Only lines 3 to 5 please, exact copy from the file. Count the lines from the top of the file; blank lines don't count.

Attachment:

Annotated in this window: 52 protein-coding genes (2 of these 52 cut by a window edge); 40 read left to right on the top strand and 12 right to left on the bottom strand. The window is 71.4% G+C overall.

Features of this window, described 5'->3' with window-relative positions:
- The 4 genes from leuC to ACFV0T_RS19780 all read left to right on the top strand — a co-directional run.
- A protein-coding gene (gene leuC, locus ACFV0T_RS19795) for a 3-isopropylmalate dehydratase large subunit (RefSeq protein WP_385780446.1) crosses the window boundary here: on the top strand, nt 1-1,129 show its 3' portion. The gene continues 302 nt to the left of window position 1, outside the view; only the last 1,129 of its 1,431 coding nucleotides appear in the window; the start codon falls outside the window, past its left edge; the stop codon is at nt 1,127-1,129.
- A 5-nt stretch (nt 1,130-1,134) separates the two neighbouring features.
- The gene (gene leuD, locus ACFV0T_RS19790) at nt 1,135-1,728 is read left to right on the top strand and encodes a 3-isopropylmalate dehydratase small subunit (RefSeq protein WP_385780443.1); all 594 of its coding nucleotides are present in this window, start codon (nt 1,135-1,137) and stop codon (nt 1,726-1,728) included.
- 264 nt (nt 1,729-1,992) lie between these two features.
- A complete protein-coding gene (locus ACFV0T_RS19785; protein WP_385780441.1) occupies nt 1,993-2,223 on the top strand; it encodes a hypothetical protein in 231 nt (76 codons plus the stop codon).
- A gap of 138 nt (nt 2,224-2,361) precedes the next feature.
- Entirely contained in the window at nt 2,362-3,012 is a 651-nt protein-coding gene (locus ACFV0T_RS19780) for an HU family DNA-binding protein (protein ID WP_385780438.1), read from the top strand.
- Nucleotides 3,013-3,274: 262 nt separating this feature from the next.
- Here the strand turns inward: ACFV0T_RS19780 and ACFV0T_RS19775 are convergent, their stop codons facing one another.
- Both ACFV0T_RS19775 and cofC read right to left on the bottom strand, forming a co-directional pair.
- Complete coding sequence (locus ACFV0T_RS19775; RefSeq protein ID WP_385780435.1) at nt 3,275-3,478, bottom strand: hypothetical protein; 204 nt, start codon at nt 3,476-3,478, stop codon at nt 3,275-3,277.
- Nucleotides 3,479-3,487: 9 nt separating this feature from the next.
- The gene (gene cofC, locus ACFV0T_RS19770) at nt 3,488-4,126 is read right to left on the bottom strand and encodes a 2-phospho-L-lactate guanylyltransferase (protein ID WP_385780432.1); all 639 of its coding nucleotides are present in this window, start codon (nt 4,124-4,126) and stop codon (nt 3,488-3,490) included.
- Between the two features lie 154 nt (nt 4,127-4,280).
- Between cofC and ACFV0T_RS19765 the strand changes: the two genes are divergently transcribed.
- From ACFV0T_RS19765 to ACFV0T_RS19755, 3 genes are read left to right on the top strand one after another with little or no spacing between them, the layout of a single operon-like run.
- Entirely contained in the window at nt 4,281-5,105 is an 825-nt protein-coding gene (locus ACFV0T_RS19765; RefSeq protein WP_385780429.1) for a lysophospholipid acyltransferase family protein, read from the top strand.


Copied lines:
- The 4 genes from leuC to ACFV0T_RS19780 all read left to right on the top strand — a co-directional run.
- A protein-coding gene (gene leuC, locus ACFV0T_RS19795) for a 3-isopropylmalate dehydratase large subunit (RefSeq protein WP_385780446.1) crosses the window boundary here: on the top strand, nt 1-1,129 show its 3' portion. The gene continues 302 nt to the left of window position 1, outside the view; only the last 1,129 of its 1,431 coding nucleotides appear in the window; the start codon falls outside the window, past its left edge; the stop codon is at nt 1,127-1,129.
- A 5-nt stretch (nt 1,130-1,134) separates the two neighbouring features.